Skills of Clinical Supervision for Nurses: A Practical Guide for Supervisees, Clinical Supervisors, and Managers

By Meg Bond; Stevie Holland | Go to book overview

List of tables
1.1Distinguishing between some structured support systems in nursing20
1.2What we can learn from clinical supervision in other professions24
1.3What we can learn from early developments in clinical supervision in nursing28
1.4UKCC’s (1996) key statements about clinical supervision37
2.1Levels of resistance to developing clinical supervision46
3.1Rights and responsibilities of the supervisee in clinical supervision82
3.2Rights and responsibilities of the clinical supervisor86
3.3One example of a clinical supervision agreement88
3.4Pitfalls in dealing with criticism98
4.1Intuitive methods of reflection108
5.1Distinguishing between counselling and clinical supervision134
5.2Ways of showing support in clinical supervision136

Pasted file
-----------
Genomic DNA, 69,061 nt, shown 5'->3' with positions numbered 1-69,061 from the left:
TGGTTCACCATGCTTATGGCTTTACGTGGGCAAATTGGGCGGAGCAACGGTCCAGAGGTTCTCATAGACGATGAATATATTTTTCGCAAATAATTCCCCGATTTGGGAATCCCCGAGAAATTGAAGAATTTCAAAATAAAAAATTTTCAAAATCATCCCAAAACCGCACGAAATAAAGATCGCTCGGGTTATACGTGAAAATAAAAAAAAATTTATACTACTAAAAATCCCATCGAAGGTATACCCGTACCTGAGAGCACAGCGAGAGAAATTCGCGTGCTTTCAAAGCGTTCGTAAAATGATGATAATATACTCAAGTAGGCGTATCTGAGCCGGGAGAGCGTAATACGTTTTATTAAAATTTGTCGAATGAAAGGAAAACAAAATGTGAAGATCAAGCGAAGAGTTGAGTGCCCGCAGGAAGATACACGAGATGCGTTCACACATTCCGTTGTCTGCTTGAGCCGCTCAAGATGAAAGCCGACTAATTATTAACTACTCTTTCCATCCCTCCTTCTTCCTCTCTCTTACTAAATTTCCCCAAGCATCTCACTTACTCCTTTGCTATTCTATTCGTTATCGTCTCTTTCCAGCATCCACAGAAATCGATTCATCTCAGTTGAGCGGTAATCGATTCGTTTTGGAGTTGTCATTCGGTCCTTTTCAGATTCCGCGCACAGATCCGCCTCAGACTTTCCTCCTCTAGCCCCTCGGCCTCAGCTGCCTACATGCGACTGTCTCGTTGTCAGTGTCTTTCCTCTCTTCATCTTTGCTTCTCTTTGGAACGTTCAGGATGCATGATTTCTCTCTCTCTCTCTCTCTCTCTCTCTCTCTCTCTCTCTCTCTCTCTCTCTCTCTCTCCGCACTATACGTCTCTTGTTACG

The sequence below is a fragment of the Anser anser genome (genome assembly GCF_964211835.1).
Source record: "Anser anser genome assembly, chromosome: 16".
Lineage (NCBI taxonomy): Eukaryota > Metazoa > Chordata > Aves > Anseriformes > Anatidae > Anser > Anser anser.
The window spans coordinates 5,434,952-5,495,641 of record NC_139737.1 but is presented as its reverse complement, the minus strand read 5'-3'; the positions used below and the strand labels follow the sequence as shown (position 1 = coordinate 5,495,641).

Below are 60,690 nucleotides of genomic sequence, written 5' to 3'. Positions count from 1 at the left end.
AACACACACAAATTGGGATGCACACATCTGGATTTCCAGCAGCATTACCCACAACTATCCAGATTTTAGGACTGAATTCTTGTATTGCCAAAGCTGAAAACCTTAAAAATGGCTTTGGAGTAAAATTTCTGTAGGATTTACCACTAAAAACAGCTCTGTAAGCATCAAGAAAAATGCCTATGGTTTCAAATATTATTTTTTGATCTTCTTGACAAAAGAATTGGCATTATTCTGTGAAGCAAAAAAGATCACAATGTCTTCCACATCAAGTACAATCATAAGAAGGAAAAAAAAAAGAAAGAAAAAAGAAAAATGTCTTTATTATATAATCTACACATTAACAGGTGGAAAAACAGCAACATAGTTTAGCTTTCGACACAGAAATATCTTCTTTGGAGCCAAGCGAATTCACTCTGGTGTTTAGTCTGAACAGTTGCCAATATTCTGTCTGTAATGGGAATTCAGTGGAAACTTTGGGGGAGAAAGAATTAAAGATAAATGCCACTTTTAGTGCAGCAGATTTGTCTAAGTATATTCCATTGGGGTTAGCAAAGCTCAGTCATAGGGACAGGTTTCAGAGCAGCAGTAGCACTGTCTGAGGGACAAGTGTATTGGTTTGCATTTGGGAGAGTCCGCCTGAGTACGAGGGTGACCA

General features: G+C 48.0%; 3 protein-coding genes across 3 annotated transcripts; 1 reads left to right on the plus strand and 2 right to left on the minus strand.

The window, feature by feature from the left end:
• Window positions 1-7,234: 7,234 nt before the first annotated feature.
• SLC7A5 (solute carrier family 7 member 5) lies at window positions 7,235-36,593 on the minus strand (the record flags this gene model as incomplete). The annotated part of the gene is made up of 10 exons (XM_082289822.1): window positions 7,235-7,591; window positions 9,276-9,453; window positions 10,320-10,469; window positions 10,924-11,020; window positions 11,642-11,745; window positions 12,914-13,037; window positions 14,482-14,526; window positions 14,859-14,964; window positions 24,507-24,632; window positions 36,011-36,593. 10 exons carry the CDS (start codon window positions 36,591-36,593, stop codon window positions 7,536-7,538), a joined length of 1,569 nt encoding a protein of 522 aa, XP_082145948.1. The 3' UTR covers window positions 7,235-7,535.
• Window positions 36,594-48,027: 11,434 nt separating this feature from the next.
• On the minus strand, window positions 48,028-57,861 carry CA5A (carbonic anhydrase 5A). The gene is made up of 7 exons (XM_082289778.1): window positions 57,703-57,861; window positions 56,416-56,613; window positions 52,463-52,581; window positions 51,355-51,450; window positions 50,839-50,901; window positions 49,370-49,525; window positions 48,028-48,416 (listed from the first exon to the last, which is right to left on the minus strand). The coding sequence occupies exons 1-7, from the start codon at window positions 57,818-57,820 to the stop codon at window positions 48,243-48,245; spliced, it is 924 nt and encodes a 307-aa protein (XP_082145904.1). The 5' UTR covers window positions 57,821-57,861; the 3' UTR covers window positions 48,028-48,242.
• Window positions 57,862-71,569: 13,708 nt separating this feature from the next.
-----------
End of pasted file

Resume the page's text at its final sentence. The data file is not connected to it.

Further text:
5.3Pitfalls in giving support in clinical supervision140
5.4Ways of being catalytic in clinical supervision145
5.5Pitfalls in being catalytic in clinical supervision150
6.1Pitfalls in challenging in clinical supervision169
7.1Examples of additional groundrules for group clinical supervision176
7.2Self and peer review: trigger phrases for giving feedback195
8.1Emphasising the distinctive place of clinical supervision206
8.2Distinguishing between clinical supervision and management supervision210–11
8.3Roles of people involved in setting up and maintaining a clinical supervision system212
8.4Extract from recommendations by Butterworth et al. (1997: 4)214

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